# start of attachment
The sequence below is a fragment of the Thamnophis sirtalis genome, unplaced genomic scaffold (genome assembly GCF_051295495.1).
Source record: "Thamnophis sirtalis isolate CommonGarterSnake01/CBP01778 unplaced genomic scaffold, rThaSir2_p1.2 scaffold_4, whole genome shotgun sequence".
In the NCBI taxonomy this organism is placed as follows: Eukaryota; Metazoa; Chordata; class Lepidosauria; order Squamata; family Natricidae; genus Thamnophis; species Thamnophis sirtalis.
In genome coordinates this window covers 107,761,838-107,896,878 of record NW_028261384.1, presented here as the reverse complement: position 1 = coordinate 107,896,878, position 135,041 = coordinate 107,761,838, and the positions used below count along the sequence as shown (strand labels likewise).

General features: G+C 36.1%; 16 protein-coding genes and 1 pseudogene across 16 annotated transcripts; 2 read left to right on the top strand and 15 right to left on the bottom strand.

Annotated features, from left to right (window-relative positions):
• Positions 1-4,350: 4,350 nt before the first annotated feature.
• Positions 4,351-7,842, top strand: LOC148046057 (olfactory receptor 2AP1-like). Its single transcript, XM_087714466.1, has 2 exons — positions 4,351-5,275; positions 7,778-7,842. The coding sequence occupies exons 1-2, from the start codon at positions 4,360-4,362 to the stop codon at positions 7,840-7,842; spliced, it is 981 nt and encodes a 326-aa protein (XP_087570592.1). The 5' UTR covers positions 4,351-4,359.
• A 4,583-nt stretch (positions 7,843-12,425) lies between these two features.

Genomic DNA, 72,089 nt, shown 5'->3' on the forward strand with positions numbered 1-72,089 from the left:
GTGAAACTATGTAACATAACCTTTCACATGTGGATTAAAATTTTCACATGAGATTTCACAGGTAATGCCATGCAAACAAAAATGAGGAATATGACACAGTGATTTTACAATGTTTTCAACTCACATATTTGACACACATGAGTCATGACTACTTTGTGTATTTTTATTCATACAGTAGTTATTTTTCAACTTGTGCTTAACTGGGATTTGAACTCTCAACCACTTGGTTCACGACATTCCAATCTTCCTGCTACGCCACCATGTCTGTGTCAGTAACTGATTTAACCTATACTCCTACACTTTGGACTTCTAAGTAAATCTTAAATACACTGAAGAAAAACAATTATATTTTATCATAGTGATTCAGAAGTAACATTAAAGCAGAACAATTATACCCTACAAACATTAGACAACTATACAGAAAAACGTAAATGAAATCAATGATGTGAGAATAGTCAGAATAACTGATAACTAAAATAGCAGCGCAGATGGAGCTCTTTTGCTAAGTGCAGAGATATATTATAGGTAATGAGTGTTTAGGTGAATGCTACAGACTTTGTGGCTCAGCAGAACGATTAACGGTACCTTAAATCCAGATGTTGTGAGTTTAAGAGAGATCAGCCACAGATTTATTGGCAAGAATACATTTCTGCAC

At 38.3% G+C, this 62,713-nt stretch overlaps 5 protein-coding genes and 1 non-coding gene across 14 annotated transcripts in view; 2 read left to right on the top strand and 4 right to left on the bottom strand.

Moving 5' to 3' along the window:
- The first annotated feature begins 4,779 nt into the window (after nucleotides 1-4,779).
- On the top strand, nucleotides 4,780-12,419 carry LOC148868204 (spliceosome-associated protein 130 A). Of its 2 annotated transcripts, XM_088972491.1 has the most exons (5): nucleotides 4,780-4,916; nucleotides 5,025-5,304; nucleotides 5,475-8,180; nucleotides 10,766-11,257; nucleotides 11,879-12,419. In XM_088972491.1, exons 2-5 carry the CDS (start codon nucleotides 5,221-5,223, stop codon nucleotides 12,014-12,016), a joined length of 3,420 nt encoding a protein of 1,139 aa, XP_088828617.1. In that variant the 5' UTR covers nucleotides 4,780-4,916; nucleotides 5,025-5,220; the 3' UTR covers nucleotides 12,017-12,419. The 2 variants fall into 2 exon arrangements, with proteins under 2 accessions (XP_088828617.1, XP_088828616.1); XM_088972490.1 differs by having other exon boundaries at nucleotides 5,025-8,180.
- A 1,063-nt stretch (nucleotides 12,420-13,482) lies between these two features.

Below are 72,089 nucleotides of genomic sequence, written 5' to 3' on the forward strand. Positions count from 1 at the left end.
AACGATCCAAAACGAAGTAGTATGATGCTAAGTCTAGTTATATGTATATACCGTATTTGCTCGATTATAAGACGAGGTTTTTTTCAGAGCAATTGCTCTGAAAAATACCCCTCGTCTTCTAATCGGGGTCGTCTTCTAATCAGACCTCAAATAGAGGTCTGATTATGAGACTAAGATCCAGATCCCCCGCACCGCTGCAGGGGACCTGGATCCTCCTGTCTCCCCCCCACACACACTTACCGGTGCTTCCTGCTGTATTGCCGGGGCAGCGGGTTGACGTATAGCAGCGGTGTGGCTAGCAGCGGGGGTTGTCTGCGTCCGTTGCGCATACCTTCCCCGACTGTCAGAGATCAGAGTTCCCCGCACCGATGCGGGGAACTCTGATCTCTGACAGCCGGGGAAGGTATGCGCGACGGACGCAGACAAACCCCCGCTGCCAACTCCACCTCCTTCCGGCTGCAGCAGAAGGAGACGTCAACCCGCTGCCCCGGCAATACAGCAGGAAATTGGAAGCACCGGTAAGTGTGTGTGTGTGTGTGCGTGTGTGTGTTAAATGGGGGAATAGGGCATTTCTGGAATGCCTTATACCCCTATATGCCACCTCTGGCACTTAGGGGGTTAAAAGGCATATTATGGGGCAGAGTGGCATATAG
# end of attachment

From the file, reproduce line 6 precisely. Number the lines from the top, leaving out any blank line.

Annotated features, from left to right (window-relative positions):